Dish Gardening – A Fun DIY Project For Young & Old

Miniature Dish Garden How-tos

Dish gardening is quite a popular hobby. Have you ever tried to make one? If not, I’ll walk you through the basic steps (it’s really not difficult at all to do!).

But first, I received a nice email awhile back from Pearl who wrote:

Hi … I’ve been working on garden miniatures for garden dishes. Been having a blast. I try to make a lot of what I use in the dishes and recycling as much as possible.

I’ve sold a few, but mostly I’ve been making them for friends and relatives. Some are for outdoors with real plants and some for indoors. Hope you are enjoying the summer and working on projects you love. Pearl

She also asked if I’d share two of her dish gardens with everyone. Of course I will! 🙂 Here they are:

Dish gardening example #1

Dish gardening example #2

Making a dish garden would be a great summertime project for you to try … but how about giving the kids a chance, too? If your children are out of school for summer break, and you want to keep their little minds and hands occupied, this project certainly lends itself to anyone’s skill level. You just never know what their little creative minds may come up with!

Simply stated, a dish garden is an arrangement of several different very small plants in a single container. It’s a great way to carry on the theme of container gardening, however is a bit different from traditional container gardening in that the container you use – that being a dish – is shallow and wide.

Also, many people like to include little decorative accents to add to the visual impact, like Pearl did with hers.

The great thing about a dish garden is that it can be easily placed in most any spot in your garden or outside patio area or even on your front porch you wish. And of course it can be moved to another spot in a jiffy if it’s not doing well in the first spot you chose, or if you discover a better place for it.

Your container can be anything from round to oval to square in shape, and can be made of almost any type of material, as long as the container can withstand constant moisture and the outside elements.

I recommend you choose a container not less than 3 inches deep so that it can hold a one-inch layer of gravel mixed with charcoal, with at least 2 to 3 inches of planting soil on top of that. A dish that is too shallow is NOT going to spell success for you.

If you’re a hypertufa fan … well here’s a wonderful opportunity to make yourself s simple, shallow container that you can then use for this dish gardening project. Just make sure you properly cure and then leach out all the lime before you even think about adding in the dirt and plants. Learn about this subject in my article: How To Properly Cure Hypertufa.

Garden planted in an old shoe Back to choosing a container. Get really creative. How about using a big old tennis shoe or a worn out leather shoe? The kids would probably get a kick out of making their little garden in a shoe!

Another creative recycling idea a neighbor of mine used was an old hubcap that her husband had kept stashed in their garage for years. She was looking for something nice and round and shallow … and voila. She confiscated it and gave it new life! 😀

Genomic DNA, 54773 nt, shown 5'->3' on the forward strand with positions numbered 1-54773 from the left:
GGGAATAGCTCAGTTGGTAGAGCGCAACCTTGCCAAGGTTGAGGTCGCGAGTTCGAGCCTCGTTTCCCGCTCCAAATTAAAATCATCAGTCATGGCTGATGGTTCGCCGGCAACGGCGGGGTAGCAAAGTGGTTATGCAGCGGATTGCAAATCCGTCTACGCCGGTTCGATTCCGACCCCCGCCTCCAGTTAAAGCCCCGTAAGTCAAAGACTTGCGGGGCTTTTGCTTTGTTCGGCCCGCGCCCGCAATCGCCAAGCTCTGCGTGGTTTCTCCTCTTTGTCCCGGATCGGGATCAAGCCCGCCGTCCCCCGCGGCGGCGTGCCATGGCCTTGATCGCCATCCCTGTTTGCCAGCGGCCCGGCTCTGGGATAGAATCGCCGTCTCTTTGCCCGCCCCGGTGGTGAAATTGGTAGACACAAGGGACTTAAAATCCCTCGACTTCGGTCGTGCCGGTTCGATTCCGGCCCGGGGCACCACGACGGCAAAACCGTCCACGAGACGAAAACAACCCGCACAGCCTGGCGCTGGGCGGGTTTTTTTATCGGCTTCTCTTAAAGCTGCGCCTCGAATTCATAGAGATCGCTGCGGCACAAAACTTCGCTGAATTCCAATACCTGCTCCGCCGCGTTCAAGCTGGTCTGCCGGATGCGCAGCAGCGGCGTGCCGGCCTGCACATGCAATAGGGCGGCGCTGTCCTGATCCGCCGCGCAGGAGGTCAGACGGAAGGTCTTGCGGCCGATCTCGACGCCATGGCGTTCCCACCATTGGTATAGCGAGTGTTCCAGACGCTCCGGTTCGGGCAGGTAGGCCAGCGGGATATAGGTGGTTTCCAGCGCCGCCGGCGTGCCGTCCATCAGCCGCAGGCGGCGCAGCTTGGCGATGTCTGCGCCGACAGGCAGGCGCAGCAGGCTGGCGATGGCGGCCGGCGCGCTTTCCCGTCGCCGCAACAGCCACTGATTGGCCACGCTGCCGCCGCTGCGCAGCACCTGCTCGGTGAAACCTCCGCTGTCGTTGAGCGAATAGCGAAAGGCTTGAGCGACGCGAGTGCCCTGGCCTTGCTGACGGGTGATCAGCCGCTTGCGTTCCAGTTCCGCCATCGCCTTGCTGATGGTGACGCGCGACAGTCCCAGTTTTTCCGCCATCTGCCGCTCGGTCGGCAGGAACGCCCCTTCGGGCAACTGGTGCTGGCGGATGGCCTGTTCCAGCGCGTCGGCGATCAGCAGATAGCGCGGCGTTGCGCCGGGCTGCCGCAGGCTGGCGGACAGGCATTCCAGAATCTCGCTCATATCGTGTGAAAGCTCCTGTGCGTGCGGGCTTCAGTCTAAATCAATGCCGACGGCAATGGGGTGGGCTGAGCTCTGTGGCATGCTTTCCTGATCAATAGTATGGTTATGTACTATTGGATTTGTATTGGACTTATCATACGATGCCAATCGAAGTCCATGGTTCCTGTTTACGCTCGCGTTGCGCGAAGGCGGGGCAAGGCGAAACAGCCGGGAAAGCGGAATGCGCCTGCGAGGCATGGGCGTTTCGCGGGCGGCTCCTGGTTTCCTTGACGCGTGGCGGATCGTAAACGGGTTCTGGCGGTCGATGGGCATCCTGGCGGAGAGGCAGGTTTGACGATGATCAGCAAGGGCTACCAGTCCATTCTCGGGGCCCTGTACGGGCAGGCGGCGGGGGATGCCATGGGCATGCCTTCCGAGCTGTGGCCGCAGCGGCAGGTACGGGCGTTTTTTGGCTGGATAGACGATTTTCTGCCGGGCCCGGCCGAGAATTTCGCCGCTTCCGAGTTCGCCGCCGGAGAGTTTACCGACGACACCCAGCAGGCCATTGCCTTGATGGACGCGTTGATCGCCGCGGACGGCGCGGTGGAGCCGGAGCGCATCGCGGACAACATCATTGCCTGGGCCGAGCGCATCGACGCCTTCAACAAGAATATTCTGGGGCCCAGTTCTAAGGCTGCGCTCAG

Or how about an old serving tray? Or a woven basket with sides that don’t come up too high? (If the basket is made from a reed type material, include a plastic liner to help retain moisture. Also be aware that your basket might fall apart or rot in a couple of years due to the constant moisture and outside elements.)

If you do use something “non-convention” to plant in, make sure to provide drainage for water. You might have to poke a hole or holes in the bottom of your container. In the case of a shoe and a hubcap, you just might have to use a drill, and with a fat sized drill bit, drill a couple of holes through the sole or metal.

Your Dish Gardening Project – Main Steps

This project’s success or failure depends upon using plants that are appropriate for the shallow depth of soil and their ability to adapt to the location you will put it in. Too sunny or too shady or too damp a spot might spell disaster for you, depending upon the plants you chose. Hint: do some research first if need be.

**Note: I encourage you to place a small piece of screen, or piece of terra cotta, over the drainage holes to keep your soil or gravel from slowly escaping every time you water.

Use Good Soil: Use a packaged potting soil or make a mixture of one part sand or perlite, one part soil and one part finely sifted peat moss (no chunks or stem pieces in it). Most gardening experts suggest adding one level teaspoon of a granulated 5-10-5 fertilizer for each six-inch pot of soil added. If you’re a fan of pour-on liquid fertilizer, skip adding the granulated type.

Provide Drainage: Good drainage is important for successful dish gardening, just the same as it is for your garden beds or any potted plant. You don’t have to do this, but it is helpful to the health of the plants if you add about an inch of fine gravel with a tablespoon or two of charcoal mixed in. This layer will provide a proper drainage base and will help provide oxygen.

Pick Your Plants: Choose an odd number (better visually for your arrangement). Three small plants might be all you can fit in depending on your container’s size. Whatever, don’t crowd them as they are going to grow! And you’ll want slow growing plants. Succulents are perfect for dish gardening, and small cactus plants are too.

Think about the light, temperature, and moisture requirements for the plants you’ll use. Make sure they are compatible with each other and that the spot you’ve chosen to place the dish garden will provide them the right requirements to stay healthy.